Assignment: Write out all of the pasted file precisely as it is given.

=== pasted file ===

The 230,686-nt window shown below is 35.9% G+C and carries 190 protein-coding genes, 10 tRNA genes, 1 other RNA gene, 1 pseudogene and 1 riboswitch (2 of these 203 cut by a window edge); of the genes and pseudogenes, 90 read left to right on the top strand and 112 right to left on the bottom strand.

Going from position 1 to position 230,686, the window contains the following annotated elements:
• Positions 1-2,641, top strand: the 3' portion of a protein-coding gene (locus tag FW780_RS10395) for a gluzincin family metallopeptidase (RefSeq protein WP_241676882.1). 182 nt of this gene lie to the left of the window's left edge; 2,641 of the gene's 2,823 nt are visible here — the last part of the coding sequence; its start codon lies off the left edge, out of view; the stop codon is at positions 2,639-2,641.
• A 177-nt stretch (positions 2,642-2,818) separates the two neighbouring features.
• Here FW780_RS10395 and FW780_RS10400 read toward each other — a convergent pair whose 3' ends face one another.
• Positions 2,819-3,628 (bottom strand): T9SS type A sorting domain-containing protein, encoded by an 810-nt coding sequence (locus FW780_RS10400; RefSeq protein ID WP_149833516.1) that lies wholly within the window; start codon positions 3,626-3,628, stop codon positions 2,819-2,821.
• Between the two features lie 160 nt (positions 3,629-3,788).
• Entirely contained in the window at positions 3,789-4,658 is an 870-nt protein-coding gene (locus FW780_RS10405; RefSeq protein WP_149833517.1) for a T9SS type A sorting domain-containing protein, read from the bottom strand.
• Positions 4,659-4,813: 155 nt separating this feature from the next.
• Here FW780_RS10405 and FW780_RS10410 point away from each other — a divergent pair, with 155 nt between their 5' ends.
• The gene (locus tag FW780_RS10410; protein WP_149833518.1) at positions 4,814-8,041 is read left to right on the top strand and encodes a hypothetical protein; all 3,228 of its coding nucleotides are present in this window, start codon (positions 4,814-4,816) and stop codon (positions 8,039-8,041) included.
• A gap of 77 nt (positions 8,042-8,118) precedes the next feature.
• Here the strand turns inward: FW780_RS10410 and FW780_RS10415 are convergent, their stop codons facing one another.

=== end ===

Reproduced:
The 230,686-nt window shown below is 35.9% G+C and carries 190 protein-coding genes, 10 tRNA genes, 1 other RNA gene, 1 pseudogene and 1 riboswitch (2 of these 203 cut by a window edge); of the genes and pseudogenes, 90 read left to right on the top strand and 112 right to left on the bottom strand.

Going from position 1 to position 230,686, the window contains the following annotated elements:
• Positions 1-2,641, top strand: the 3' portion of a protein-coding gene (locus tag FW780_RS10395) for a gluzincin family metallopeptidase (RefSeq protein WP_241676882.1). 182 nt of this gene lie to the left of the window's left edge; 2,641 of the gene's 2,823 nt are visible here — the last part of the coding sequence; its start codon lies off the left edge, out of view; the stop codon is at positions 2,639-2,641.
• A 177-nt stretch (positions 2,642-2,818) separates the two neighbouring features.
• Here FW780_RS10395 and FW780_RS10400 read toward each other — a convergent pair whose 3' ends face one another.
• Positions 2,819-3,628 (bottom strand): T9SS type A sorting domain-containing protein, encoded by an 810-nt coding sequence (locus FW780_RS10400; RefSeq protein ID WP_149833516.1) that lies wholly within the window; start codon positions 3,626-3,628, stop codon positions 2,819-2,821.
• Between the two features lie 160 nt (positions 3,629-3,788).
• Entirely contained in the window at positions 3,789-4,658 is an 870-nt protein-coding gene (locus FW780_RS10405; RefSeq protein WP_149833517.1) for a T9SS type A sorting domain-containing protein, read from the bottom strand.
• Positions 4,659-4,813: 155 nt separating this feature from the next.
• Here FW780_RS10405 and FW780_RS10410 point away from each other — a divergent pair, with 155 nt between their 5' ends.
• The gene (locus tag FW780_RS10410; protein WP_149833518.1) at positions 4,814-8,041 is read left to right on the top strand and encodes a hypothetical protein; all 3,228 of its coding nucleotides are present in this window, start codon (positions 4,814-4,816) and stop codon (positions 8,039-8,041) included.
• A gap of 77 nt (positions 8,042-8,118) precedes the next feature.
• Here the strand turns inward: FW780_RS10410 and FW780_RS10415 are convergent, their stop codons facing one another.